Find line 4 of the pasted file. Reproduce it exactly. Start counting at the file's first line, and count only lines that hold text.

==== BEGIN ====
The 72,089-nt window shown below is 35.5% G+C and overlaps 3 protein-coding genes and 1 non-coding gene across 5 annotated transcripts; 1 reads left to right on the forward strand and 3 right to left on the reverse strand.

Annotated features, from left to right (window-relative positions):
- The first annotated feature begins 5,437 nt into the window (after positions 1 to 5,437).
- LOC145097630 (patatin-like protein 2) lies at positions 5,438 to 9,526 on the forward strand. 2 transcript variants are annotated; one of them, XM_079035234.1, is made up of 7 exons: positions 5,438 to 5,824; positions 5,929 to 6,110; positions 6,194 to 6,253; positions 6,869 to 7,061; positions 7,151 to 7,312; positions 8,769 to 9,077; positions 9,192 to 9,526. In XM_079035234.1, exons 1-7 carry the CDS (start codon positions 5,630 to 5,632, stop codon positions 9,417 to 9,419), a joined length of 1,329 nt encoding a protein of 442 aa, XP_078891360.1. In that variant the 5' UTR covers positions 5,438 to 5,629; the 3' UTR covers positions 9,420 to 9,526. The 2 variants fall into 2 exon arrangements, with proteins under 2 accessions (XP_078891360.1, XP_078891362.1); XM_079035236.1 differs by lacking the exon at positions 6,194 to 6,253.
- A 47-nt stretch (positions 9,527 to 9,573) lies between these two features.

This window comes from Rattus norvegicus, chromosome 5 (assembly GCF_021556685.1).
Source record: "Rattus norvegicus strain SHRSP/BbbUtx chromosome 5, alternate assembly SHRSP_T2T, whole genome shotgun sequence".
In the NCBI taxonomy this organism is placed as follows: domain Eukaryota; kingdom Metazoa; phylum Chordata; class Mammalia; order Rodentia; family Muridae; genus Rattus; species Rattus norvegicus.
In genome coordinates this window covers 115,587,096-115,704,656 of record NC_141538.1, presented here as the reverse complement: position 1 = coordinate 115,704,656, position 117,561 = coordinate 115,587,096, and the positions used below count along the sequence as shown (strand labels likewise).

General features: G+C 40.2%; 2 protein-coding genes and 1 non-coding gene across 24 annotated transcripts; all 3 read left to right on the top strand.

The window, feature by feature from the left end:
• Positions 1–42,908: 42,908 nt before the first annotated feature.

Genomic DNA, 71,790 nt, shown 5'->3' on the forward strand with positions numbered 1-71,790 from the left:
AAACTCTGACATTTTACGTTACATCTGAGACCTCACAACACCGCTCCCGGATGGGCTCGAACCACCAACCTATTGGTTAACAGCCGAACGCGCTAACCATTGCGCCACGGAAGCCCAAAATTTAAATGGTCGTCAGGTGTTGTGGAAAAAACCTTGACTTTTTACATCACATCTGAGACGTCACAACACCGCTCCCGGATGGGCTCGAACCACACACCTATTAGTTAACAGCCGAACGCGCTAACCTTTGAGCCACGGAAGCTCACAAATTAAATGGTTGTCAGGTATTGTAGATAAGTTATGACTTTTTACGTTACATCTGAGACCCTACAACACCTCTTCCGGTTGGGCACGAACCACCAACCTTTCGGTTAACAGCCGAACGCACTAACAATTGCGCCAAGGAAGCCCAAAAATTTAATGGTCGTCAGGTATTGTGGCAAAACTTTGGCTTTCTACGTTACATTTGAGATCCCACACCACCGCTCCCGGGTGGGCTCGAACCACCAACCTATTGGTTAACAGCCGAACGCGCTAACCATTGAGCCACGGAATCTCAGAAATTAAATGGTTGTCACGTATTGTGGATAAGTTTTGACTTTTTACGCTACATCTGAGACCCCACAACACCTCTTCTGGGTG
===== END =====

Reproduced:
- LOC145097630 (patatin-like protein 2) lies at positions 5,438 to 9,526 on the forward strand. 2 transcript variants are annotated; one of them, XM_079035234.1, is made up of 7 exons: positions 5,438 to 5,824; positions 5,929 to 6,110; positions 6,194 to 6,253; positions 6,869 to 7,061; positions 7,151 to 7,312; positions 8,769 to 9,077; positions 9,192 to 9,526. In XM_079035234.1, exons 1-7 carry the CDS (start codon positions 5,630 to 5,632, stop codon positions 9,417 to 9,419), a joined length of 1,329 nt encoding a protein of 442 aa, XP_078891360.1. In that variant the 5' UTR covers positions 5,438 to 5,629; the 3' UTR covers positions 9,420 to 9,526. The 2 variants fall into 2 exon arrangements, with proteins under 2 accessions (XP_078891360.1, XP_078891362.1); XM_079035236.1 differs by lacking the exon at positions 6,194 to 6,253.